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Spirit Airlines Exits DEN Amid Financial Woes, P&W Engine Issues

Just a few months ago, airlines were riding high on unprecedented post-COVID revenge travel demand. People were itching to get back in the skies and explore the world after a long hiatus. Airlines were expanding their routes, booking up planes, and staffing up. But, as they say, the only constant in the airline industry is change, and here we are – another day, another airline doing layoffs, hiring freezes, or exiting a market.

The latest to join this trend is none other than Spirit Airlines, which has announced its exit from Denver International Airport (DEN). The reasons cited for this decision include demand in the market and ongoing woes with Pratt & Whitney engines. The ultra low-cost carrier will be wrapping up its operations at DEN on January 9, 2024.

Denver, Colorado, is an intriguing market. It’s home to one of the largest airports in the world, and yet Spirit Airlines chose to serve only three cities from this bustling hub. Two of those cities, Fort Lauderdale (FLL) and Miami (MIA), are within close proximity to each other, and the third is Las Vegas (LAS). In total, that’s just 240 flights a month, with a daily rotation of one flight to FLL, one to MIA, and two to LAS. Even with strong competition from other ULCCs, one would expect Spirit’s presence at such a large airport to be just a little bigger, especially with DEN commanding a large amount of leisure travel during ski season.

One of the key factors contributing to Spirit Airlines’ decision is the ongoing trouble with Pratt & Whitney engines. In August, the Federal Aviation Authority (FAA) issued an Airworthiness Directive for aircraft equipped with Pratt & Whitney’s PW1100G engines. Approximately 20 of Spirit’s aircraft were affected by this directive, and they are expected to remain grounded for about six to eight weeks. These engine issues have hampered Spirit’s ability to operate its flights effectively.

Financially, Spirit Airlines has also been facing turbulent times. Last week, we brought you news about the airline enacting a hiring freeze, pausing training of new pilots and flight attendants indefinitely. In the Q3, the company reported a staggering $157.6 million loss. This loss is against the backdrop of $1.2 billion in revenue for Q3, with total revenue until September standing at $4 billion. The loss is attributed to several factors, including the engine problems we mentioned earlier and a shrinking domestic demand for air travel.

Low-cost carriers like Spirit have been hit especially hard because the bulk of their routes are domestic. International travel, particularly to Europe, remains relatively robust, but U.S.-based LCCs typically don’t venture across the Atlantic. The result of reduced demand is lower fares in the short to medium term, putting pressure on the profitability of these airlines – not only are they selling fewer seats, but the margins on the seats they do sell are considerably smaller. Some economic experts have been warning of an impending recession for a while now, and the rapidly shrinking demand for air travel could indeed be a leading indicator of broader economic trends.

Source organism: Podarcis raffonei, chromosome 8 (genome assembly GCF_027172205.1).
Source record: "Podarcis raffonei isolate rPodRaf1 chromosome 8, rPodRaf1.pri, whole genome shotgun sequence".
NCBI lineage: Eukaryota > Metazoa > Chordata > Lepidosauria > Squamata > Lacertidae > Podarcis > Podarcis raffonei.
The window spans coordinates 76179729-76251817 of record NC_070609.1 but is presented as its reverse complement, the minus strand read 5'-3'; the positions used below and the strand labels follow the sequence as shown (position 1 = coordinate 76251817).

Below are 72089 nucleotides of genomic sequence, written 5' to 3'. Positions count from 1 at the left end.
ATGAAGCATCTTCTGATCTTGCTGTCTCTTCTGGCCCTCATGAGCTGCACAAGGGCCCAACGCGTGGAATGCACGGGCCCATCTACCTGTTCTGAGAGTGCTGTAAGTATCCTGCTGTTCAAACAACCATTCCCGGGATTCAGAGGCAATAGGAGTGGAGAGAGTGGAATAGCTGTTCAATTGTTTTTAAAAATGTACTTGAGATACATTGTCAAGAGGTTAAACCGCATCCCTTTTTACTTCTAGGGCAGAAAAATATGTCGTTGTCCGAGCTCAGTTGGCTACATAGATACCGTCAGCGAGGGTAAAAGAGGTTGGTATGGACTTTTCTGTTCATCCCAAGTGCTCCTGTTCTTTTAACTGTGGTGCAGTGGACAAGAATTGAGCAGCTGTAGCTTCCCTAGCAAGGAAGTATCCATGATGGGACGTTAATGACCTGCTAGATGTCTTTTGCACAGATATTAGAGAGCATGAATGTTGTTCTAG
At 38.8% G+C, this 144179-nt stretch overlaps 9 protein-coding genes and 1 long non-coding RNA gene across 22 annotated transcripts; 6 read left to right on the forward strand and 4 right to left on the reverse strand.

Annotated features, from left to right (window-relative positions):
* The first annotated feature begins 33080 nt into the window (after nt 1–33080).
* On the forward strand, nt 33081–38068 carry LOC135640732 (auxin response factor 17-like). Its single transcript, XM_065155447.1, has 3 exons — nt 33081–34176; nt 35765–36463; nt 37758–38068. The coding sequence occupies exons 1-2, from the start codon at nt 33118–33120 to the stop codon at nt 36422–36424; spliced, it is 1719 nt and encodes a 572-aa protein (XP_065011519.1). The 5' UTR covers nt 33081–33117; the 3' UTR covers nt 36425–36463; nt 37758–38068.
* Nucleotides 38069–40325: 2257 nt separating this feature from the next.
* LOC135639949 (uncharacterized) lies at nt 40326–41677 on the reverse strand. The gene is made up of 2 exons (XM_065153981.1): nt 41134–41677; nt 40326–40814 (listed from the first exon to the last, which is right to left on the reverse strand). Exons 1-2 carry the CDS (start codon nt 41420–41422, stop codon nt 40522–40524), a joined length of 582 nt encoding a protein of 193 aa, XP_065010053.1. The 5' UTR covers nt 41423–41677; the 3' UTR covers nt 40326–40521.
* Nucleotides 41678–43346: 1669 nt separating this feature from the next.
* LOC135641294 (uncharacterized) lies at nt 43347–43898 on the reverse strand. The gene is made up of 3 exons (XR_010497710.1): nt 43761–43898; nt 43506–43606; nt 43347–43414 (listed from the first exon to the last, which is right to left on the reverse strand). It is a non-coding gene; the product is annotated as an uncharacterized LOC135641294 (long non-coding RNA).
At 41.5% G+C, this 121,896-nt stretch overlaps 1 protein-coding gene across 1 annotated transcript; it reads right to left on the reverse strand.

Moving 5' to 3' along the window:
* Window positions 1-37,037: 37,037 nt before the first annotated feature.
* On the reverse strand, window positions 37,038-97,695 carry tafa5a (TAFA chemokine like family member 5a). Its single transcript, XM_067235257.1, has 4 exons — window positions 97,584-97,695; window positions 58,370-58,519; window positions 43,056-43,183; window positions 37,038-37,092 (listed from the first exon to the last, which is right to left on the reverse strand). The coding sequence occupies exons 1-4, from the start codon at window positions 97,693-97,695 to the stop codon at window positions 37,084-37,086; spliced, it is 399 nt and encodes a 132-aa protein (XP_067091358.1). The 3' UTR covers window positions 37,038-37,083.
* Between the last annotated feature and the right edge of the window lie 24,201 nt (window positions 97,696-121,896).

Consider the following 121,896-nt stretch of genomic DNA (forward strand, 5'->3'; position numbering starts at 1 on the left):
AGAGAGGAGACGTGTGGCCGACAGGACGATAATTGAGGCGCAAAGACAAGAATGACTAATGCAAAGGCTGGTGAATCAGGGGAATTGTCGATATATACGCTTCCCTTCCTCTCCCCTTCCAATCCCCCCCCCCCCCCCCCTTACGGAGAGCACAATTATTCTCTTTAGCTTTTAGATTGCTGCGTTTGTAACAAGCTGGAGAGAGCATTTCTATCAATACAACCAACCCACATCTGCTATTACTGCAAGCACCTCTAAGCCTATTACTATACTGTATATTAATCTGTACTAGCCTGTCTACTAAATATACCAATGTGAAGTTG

And amidst these challenges, there’s an ongoing legal tussle at play. JetBlue Airways has been aggressively pursuing a takeover of Spirit Airlines. However, this attempt is currently being litigated in court. The outcome of this legal battle could potentially shape the future landscape of the airline industry, should the merger go through.

One might wonder if part of why Denver is such a challenging market for Spirit is the presence of their largest rival, Frontier Airlines, which is based at DEN. Frontier recently made headlines by launching a status match promotion that’s, well, quite wild. They’re allowing virtually any elite status, even from hotels, to be matched to their Frontier Miles program for a fee. Additionally, rival Southwest likely commands a disproportionate share of ski traffic, as the airline gives all passengers (regardless of elite status) a generous allowance of two free checked bags on every flight, no matter what. The airline also is more flexible with oversize and odd-shaped baggage, a boon to those bringing gear with them to the slopes.

The airline industry is a complex and ever-evolving beast. Spirit Airlines’ exit from Denver illustrates just how quickly things are changing in an industry that was riding high just a few short months ago. The ongoing engine problems and financial challenges are causing turbulence for this low-cost carrier. And with the domestic travel demand in flux, we’ll continue to keep a close eye on how these developments, including the JetBlue takeover attempt, affect the industry as a whole.

h/t KDVR – Fox 31